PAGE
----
Becky, thank you so much for your thoughtful comments. You pinpointed some scenes that are definitely worth attention. I certainly agree that Father Logan was an unequivocally admirable character who clearly had strong commitment to his faith to follow his vows even though it was to his own detriment and he knew Keller was manipulating him by using those vows to set him up. Also that Clift conveys this very subtly. About that scene with the suit. I didn't mean to imply that he had regrets about his vocation, but only that universal feeling we all get at times--if only I'd made a different choice, everything would be different and I wouldn't be in this situation (and in his case, I wouldn't be responsible for bringing all this grief to Ruth). It's interesting that he chose to become a priest only after he learned Ruth was unavailable. On the other hand, there is the implication that his breaking off communication with Ruth during the war indicates his war experiences might already have directed his thoughts towards the priesthood. And I did think about his using the suit as a disguise to escape, a possibility he clearly rejects by not acting on it. It seemed that he had his feelings for Ruth under control and wanted to do everything he could to protect her reputation, so I don't think he was contemplating resuming their relationship or running away with her or anything like that. As for the guilt thing, I think guilt-ridden people often feel guilt about things they have no responsibility for, and it's possible he felt guilty about getting Ruth in this situation by trying to protect her from Villette. I'm not Catholic, but as I understand it, part of the psychology of the confessional is for the priest to act as a vessel for the sins of the person confessing, an emulation of the way Christ accepted the sins of mankind and suffered for them by proxy, so to speak. As in all Hitchcock films of this type, the guilt is an element by its absence and by others' belief that it exists. The twist is that in other films, the main character spends the movie trying to prove his innocence and find the culprit, whereas here he has to resist proving his innocence and must actually protect the culprit. An interesting inversion of the conventional Hitchcock formula. Thank you for your kind praise (always appreciated!). Also for for bringing up issues that allow me to pursue ideas that occur to me but would be off-topic with my preferred tight writing style. That's my favorite thing about reader comments. Thanks again.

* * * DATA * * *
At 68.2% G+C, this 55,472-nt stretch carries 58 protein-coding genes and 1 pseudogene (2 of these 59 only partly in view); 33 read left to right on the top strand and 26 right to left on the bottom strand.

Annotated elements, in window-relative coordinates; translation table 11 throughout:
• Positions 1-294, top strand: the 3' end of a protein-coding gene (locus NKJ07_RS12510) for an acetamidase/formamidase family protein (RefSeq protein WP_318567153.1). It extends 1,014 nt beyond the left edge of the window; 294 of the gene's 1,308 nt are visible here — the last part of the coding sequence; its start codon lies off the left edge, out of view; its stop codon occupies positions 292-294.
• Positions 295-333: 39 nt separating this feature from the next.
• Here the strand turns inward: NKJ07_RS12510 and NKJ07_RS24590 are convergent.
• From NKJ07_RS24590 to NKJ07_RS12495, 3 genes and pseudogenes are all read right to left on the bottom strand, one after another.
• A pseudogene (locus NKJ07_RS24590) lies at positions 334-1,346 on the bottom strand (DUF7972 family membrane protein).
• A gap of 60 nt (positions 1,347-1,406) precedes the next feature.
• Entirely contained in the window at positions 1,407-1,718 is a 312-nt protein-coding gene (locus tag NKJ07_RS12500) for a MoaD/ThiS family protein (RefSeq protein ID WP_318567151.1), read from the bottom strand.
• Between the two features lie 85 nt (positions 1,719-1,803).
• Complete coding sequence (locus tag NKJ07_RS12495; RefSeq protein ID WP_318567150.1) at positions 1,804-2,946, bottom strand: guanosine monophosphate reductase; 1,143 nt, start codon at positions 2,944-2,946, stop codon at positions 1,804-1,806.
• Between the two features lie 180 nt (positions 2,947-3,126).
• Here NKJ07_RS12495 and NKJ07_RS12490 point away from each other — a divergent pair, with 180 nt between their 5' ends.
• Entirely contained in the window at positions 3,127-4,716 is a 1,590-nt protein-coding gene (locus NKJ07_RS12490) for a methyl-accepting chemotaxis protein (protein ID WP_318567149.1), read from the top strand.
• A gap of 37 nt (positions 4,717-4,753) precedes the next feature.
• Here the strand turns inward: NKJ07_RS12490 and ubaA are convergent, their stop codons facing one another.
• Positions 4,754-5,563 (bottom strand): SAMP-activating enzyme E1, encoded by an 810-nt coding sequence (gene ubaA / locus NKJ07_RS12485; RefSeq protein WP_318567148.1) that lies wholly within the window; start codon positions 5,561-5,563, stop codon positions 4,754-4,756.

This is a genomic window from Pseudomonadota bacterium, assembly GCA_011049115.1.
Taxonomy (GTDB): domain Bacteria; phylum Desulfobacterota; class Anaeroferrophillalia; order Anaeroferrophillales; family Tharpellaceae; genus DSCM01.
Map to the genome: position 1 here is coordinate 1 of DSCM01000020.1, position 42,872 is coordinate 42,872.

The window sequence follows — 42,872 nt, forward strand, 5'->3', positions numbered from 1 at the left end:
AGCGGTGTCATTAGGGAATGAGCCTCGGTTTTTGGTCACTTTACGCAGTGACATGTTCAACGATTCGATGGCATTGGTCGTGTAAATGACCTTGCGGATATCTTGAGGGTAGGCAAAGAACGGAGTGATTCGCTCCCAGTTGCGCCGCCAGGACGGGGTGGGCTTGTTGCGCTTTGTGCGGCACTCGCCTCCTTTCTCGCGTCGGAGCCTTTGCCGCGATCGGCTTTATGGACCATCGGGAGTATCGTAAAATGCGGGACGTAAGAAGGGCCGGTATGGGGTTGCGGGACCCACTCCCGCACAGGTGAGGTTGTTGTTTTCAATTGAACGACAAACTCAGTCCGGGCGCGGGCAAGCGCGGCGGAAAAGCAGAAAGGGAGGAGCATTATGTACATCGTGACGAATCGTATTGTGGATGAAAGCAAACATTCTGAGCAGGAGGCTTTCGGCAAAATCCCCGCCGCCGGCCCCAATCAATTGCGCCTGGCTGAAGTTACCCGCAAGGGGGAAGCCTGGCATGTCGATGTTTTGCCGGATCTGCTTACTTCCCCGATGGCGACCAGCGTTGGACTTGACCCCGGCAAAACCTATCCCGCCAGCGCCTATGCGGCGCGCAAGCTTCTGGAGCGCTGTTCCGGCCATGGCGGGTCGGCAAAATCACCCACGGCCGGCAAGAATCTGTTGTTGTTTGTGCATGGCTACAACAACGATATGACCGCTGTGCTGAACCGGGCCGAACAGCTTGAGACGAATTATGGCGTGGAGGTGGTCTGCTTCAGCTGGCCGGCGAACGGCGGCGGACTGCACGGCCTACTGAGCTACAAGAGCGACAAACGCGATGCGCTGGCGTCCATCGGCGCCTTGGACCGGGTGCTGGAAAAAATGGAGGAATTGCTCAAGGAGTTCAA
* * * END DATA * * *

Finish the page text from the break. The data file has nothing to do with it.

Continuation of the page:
10. Very interesting remarks about what you describe quite correctly as the priest's function in the confessional and how it must affect him. I am impressed by your description of the difference between this film and Hitchcock's other films regarding trying to prove innocence vs. having to protect the culprit! That reminds me of Hitchcock's own explanation about Vertigo, in that James Stewart has the woman do a reverse striptease, dressing her up completely as opposed to having her undress. What an incredible man Hitchcock was! Obviously, I am a rabid Hitchcock fan....